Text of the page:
How long does it take an academic to buy a washing line?
The funny thing about domestic disagreements is the trivial differences that spark them (it's the trviality that makes them "domestic", I guess). The husband, example, cannot bear books piled up on the kitchen table, whereas I cannot bear them piled on the Welsh dresser (my view is that tables were made to carry books, but the welsh dresser should be kept for the crockery -- his, I guess, is the reverse).
Similarly with washing lines. He can't bear the paraphernalia of washing lines and other such contraptions outside, nor the fuss of dashing out to get the damn stuff in when the heavens open. I, on the other hand, think wet washing drying (or better trying to dry) on fearful contraptions inside is reminiscent of the seedy student quarters that I am pleased to have left behind. Besides, there always seems something heathier and generally more wholesome about having some sun and air on the smalls.
So while the cat was away (lecturing on a cruise), and partly prompted by finding a vast old bag of pegs at the bottom of a pile of rubbish in the pantry, the mouse and daughter (who is at home putting the finishing touches to her PhD) decided to investigate the washing line options.
Our garden, it must be said, is not exactly washing line friendly. Most of the obvious places would involve stringing the damn thing across the path to the car and dustbins. And the husband would be bound to decapitate himself (shouting "I told you so" in his final seconds).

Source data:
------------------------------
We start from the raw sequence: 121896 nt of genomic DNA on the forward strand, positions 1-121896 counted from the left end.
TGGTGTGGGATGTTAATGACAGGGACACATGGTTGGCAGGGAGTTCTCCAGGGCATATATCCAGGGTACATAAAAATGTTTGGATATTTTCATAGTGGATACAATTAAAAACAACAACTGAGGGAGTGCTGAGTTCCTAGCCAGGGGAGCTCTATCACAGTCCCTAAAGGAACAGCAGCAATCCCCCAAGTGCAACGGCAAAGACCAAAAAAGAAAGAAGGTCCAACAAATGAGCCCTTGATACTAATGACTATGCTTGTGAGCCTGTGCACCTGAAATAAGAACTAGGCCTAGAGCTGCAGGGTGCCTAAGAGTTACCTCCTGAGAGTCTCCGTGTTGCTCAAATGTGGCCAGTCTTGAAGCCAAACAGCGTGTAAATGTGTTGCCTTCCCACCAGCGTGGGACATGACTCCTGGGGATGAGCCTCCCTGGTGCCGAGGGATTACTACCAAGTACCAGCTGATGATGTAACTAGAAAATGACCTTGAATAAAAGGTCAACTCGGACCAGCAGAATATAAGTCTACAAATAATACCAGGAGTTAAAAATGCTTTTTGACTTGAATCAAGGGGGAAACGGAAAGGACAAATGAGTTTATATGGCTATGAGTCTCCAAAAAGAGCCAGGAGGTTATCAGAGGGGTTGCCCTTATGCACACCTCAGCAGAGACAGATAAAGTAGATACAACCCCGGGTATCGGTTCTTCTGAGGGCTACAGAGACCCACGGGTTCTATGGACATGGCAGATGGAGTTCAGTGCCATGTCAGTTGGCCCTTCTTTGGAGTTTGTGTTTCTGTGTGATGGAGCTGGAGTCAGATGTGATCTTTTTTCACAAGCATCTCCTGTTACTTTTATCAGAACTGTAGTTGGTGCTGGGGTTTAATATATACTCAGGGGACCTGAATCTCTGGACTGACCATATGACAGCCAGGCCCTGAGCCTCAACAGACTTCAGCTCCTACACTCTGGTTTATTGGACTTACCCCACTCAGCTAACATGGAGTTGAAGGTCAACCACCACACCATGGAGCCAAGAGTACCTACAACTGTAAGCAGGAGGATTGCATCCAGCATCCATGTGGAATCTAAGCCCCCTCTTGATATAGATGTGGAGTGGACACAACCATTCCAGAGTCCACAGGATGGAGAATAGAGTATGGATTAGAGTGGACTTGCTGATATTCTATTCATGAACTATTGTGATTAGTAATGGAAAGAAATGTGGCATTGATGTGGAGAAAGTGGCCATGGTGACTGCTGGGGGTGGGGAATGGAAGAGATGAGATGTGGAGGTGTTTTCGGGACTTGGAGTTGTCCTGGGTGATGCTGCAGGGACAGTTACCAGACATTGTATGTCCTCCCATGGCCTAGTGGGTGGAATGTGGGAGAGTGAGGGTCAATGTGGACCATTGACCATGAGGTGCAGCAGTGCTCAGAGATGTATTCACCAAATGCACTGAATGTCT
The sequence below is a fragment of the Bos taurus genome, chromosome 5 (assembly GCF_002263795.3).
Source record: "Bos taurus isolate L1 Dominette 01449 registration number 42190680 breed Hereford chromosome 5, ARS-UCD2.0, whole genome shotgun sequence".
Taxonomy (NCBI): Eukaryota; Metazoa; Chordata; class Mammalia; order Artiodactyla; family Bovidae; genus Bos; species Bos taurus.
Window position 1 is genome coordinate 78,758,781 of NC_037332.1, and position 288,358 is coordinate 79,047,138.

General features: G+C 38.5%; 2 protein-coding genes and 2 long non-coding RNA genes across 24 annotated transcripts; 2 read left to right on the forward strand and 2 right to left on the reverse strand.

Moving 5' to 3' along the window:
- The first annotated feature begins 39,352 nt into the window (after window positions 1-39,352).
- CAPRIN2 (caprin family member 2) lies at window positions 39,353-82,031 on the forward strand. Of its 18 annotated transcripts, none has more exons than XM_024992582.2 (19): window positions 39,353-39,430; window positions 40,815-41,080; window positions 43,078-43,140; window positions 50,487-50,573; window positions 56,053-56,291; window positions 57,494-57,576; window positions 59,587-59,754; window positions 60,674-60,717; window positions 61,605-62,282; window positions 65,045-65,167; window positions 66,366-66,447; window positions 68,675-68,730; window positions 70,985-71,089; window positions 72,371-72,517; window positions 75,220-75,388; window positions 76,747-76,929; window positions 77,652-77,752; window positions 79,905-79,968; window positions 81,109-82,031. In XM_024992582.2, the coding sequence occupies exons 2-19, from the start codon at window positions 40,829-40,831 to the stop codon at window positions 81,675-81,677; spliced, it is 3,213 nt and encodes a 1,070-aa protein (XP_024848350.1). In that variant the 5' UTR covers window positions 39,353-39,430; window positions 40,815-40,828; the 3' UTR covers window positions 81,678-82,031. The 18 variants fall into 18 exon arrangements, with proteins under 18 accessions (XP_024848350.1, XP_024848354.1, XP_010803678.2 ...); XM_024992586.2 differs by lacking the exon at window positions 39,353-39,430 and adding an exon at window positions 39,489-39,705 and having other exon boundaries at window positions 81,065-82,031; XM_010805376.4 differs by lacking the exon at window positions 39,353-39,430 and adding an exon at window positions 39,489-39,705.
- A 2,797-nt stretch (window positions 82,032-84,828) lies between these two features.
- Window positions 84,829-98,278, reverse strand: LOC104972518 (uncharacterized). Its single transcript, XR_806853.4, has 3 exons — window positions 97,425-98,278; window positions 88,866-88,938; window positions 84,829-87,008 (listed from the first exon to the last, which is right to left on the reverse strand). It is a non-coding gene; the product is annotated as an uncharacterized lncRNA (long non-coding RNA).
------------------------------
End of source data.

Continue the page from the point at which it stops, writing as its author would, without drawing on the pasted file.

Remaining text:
We then looked at those umbrella type ones, that spin around in the wind. I cant say I have ever liked the look of them -- but it soon became clear that even the smallest would occupy most of our rather small lawn. And that is a prominence that not even I would want to give to the washing.
We were just drawing a blank, when we came upon the wall mounted collapsible version above (it just goes back in its little stainless steel box when not in use). Quite how a washing line can cost a hundred quid, I haven't a clue -- but most of the Amazon customers seemed pretty satisfied with what is obviously the Rolls Royce of lines.
We were in fact too worried about the cat's reaction to buy it on the spot. A good thing too, probably. For the returning husband pointed out quite rightly that our planned location would have made it impossible to get to the back door when the line was "open". But he did generously suggest another spot where it WOULD fit and has given assent -- provided that he is not left at home to "mind" the washing (and bring the stuff in when it rains) while everyone else is out.
So that is where we stand. It's still not actually bought, but we are working up to it. The real downside s that every time I go on any commercial website, bloody adverts for washing and drying applicances magically appear. That's cookies for you.